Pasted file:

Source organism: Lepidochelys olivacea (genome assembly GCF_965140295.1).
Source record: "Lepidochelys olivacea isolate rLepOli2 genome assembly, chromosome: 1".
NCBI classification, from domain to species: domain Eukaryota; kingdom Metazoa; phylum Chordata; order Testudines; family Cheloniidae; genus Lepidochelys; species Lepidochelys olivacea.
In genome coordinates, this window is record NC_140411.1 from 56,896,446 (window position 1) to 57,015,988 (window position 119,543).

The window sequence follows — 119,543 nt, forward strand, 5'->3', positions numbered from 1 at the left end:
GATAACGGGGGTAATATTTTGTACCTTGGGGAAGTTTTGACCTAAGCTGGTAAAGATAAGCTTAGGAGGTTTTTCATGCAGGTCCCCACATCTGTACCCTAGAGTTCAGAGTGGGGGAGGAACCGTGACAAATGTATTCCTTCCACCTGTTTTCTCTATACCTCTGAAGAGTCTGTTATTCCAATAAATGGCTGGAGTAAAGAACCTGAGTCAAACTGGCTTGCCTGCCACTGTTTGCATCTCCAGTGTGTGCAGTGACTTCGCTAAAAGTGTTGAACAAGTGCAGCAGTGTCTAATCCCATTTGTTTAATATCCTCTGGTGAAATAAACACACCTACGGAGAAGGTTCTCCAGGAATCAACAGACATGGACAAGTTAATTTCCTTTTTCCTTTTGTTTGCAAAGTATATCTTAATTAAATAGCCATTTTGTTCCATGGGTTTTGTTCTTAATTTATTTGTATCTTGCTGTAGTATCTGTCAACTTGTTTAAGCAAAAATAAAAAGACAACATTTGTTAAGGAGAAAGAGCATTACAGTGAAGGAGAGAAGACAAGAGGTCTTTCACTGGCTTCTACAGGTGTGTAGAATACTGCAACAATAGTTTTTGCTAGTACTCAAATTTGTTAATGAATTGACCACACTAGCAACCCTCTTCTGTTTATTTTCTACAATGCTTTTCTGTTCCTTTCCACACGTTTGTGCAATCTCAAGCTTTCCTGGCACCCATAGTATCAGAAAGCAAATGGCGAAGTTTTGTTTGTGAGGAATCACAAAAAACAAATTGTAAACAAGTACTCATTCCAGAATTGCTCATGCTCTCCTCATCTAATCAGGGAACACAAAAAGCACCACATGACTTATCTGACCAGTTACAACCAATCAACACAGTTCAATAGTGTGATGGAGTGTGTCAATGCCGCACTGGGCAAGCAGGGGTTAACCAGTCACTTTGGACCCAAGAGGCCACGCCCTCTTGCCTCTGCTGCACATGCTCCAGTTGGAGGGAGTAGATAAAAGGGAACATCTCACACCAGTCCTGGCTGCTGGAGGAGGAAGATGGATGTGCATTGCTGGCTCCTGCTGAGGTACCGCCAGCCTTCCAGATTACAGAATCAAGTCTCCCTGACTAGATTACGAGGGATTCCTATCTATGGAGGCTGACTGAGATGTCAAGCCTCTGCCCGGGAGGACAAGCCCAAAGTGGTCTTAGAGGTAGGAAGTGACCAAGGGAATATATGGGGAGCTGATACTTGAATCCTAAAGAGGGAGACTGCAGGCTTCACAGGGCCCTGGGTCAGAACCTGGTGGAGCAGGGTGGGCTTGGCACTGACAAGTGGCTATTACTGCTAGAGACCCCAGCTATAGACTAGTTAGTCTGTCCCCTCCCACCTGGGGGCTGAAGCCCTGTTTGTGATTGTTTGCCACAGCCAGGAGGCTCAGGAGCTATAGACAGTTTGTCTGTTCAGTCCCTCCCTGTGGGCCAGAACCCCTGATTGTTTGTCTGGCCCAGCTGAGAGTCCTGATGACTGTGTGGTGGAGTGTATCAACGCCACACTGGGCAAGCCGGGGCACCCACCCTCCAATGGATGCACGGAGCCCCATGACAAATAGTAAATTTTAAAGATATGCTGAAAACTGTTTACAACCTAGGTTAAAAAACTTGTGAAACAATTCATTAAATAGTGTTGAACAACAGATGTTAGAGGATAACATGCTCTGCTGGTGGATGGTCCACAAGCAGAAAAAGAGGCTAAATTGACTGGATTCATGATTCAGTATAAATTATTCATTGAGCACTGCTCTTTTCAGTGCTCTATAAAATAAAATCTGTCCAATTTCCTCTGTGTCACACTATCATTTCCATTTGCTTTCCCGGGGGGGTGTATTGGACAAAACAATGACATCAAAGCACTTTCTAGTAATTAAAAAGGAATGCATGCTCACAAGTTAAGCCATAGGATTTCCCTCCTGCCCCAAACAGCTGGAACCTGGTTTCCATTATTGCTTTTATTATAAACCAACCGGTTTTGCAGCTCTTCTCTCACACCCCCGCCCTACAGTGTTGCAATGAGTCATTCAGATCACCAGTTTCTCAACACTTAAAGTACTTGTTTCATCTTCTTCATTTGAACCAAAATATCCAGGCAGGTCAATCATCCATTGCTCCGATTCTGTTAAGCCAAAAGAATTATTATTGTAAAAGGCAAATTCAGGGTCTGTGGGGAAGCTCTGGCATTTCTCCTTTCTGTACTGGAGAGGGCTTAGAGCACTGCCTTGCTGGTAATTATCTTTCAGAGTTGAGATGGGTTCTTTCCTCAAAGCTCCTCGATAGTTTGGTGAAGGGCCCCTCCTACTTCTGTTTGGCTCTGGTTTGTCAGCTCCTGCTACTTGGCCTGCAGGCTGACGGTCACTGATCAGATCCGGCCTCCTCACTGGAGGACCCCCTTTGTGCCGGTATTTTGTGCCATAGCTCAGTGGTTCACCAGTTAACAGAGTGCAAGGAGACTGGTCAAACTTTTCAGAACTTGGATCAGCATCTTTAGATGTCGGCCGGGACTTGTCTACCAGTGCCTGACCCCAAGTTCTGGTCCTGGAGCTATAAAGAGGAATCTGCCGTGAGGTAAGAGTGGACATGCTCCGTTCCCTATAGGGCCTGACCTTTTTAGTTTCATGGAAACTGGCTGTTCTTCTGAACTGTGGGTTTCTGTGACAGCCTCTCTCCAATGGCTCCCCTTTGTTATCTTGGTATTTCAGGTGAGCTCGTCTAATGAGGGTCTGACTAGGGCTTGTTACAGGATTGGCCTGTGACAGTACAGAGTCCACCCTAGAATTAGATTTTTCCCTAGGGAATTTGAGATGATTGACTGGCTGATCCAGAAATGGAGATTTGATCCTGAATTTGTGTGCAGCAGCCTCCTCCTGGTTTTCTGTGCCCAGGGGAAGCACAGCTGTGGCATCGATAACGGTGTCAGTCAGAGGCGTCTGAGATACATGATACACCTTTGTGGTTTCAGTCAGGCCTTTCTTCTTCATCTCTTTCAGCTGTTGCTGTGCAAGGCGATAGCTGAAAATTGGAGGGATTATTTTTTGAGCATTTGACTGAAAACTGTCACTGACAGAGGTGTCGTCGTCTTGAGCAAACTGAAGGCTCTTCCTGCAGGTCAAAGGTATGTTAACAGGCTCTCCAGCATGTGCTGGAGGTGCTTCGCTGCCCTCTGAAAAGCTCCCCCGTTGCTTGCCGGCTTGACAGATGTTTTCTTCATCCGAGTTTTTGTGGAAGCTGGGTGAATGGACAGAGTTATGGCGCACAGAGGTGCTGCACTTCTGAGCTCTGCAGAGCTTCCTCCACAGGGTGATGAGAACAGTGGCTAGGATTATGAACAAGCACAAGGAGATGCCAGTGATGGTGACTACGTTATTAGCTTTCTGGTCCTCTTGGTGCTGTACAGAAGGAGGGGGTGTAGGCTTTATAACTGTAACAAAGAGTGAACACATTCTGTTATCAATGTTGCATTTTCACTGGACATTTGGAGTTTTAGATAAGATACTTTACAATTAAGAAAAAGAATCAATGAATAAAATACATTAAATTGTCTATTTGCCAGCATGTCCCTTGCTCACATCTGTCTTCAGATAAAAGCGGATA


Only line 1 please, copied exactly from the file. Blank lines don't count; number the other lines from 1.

Source organism: Lepidochelys olivacea (genome assembly GCF_965140295.1).